The Hungarian Civil Liberties Union (HCLU) provided legal representation for four people who painted over billboards, which had been ordered by the government and have serious anti-immigrant messages in Hungarian like: "If you come to Hungary, don't take the jobs of Hungarians!"
The HCLU took on the representation of these people. According to our view, the modification of billboards do not fulfil the criteria of felony or misdemeanour. The police eventually accepted our arguments and removed charges in all four cases. As of now, two of our clients have not received their belongings, telephone and cash, and a ladder which had been seized by the police. We have filed a complaint in their cases. The rest of the cases have been closed.
Our argument was
(1) First of all we believe that such action is warranted and proportionate as a step against government communication. With the use of over 300 million Forints (approx. £700,000) public funds, the Hungarian government forces messages on us that are explicitly hostile towards refugees and immigrants. Since there is no legal possibility to contest the billboards, painting over and tearing up the posters are commensurate, if radical steps. This situation is very similar to a case in 2007, when Fidesz politicians tore down the barrier around the Parliament - erected with the intention to curb demonstrations – with their bare hands as a protest against restrictions to freedom of assembly. What is more, in 2007 the MPs would have had the opportunity to officially complain against the barrier, but they decided to tear it down instead. This action was not considered to be a misdemeanor at the time, and neither was the case of the billboard modifiers now.
(2) Our second argument was that painting over billboards does not pose danger to society. According to the definition of felony and misdemeanor, it is punishable if one commits an act prohibited by law, for instance an act of vandalism and this act is, at the same time, dangerous to society. The case would be completely different if the posters in question had not been used for government communication, but a commercial advertisement was damaged, or the government communication billboards contained messages that were compatible with human rights. In this case the poster modifiers made unreadable a message that is morally untenable, and not in the least goes against the constitutional values of the state. For this reason, although formally they vandalize, their action does not carry a harmful effect on society and therefore they are not punishable.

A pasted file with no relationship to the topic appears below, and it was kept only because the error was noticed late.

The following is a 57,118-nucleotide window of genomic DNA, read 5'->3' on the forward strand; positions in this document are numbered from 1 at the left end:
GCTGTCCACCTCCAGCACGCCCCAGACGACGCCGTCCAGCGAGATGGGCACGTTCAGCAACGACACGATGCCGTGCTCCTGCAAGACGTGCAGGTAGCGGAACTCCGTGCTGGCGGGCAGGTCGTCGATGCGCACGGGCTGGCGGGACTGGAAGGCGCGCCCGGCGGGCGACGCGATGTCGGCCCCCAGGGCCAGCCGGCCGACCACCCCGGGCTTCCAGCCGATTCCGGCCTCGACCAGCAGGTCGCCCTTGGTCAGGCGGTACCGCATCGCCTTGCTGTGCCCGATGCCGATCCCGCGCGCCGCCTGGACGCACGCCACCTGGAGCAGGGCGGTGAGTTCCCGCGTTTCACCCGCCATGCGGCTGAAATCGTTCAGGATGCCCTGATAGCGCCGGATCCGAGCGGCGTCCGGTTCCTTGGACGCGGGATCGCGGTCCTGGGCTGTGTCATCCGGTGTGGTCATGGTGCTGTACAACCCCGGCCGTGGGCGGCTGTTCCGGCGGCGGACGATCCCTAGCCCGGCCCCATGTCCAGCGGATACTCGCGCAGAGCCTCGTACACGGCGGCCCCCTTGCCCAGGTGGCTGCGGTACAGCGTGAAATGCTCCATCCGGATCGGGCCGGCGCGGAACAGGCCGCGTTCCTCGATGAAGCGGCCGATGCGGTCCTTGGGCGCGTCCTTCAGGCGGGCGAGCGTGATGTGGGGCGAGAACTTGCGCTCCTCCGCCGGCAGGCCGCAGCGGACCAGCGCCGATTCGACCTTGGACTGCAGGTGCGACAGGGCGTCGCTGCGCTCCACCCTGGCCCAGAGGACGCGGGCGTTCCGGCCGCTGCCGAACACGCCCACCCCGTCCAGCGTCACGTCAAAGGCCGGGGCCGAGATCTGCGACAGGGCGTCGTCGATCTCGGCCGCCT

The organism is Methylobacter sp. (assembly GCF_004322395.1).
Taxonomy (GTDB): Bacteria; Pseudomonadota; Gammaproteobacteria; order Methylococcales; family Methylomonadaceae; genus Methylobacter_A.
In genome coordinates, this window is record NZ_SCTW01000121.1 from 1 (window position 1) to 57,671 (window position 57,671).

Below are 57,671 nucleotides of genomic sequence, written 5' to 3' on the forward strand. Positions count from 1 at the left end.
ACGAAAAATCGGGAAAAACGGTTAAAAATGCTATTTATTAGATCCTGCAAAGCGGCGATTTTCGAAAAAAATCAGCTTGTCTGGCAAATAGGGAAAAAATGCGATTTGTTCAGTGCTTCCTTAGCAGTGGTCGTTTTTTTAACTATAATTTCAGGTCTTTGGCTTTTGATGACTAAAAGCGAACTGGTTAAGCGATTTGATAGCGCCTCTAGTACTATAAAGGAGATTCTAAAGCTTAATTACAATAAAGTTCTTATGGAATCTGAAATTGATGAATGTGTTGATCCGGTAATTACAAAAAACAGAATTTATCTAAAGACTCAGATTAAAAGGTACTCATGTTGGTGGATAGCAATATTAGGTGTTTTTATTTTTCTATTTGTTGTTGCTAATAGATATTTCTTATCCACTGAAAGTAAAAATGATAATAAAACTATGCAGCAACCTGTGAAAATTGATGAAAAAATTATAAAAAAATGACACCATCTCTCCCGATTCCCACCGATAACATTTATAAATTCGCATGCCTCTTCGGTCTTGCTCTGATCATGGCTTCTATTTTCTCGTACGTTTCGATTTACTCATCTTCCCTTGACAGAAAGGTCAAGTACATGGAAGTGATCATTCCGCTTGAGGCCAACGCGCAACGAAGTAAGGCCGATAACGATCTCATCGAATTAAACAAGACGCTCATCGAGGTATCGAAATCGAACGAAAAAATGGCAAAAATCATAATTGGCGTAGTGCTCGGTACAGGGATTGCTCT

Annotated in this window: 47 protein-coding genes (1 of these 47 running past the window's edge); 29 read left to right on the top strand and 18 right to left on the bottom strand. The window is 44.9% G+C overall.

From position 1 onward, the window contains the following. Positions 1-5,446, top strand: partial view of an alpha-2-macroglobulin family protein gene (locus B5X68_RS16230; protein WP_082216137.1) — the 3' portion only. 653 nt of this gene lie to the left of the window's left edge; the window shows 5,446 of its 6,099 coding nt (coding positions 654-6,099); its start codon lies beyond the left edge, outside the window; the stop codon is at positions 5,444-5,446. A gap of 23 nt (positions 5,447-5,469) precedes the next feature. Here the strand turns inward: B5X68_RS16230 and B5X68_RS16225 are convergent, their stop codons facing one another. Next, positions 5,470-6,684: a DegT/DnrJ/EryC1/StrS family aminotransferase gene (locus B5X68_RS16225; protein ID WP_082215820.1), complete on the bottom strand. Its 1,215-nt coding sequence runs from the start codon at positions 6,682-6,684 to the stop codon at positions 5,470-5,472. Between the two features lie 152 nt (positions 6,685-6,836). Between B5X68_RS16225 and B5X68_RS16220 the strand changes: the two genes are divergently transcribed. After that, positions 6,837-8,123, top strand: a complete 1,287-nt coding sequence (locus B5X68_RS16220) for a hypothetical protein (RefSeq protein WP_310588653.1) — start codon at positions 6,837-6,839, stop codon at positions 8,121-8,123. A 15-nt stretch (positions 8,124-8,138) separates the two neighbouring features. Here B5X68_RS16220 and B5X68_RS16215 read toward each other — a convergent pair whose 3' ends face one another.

(3) Our third argument was that the people who painted over and tore down posters are expressing their political views. Political views are under pronounced constitutional protection within freedom of speech. Criminal prosecution and the abridgement of rights by punishment have to conform to the principles of proportionality and necessity and the principle of ultima ratio. Criminal charges for damage caused in the course of expressing political views would be disproportionate.
We hope that the rule of law will prevail in cases still in progress, that it will come to light that the obstruction of journalists’ work, their beating and incarceration, the humiliation of refugees and their unlawful expulsion are instances when Hungarian authorities violate the fundamental human rights of these people.
For now, we are happy with this result and fighting for the rest.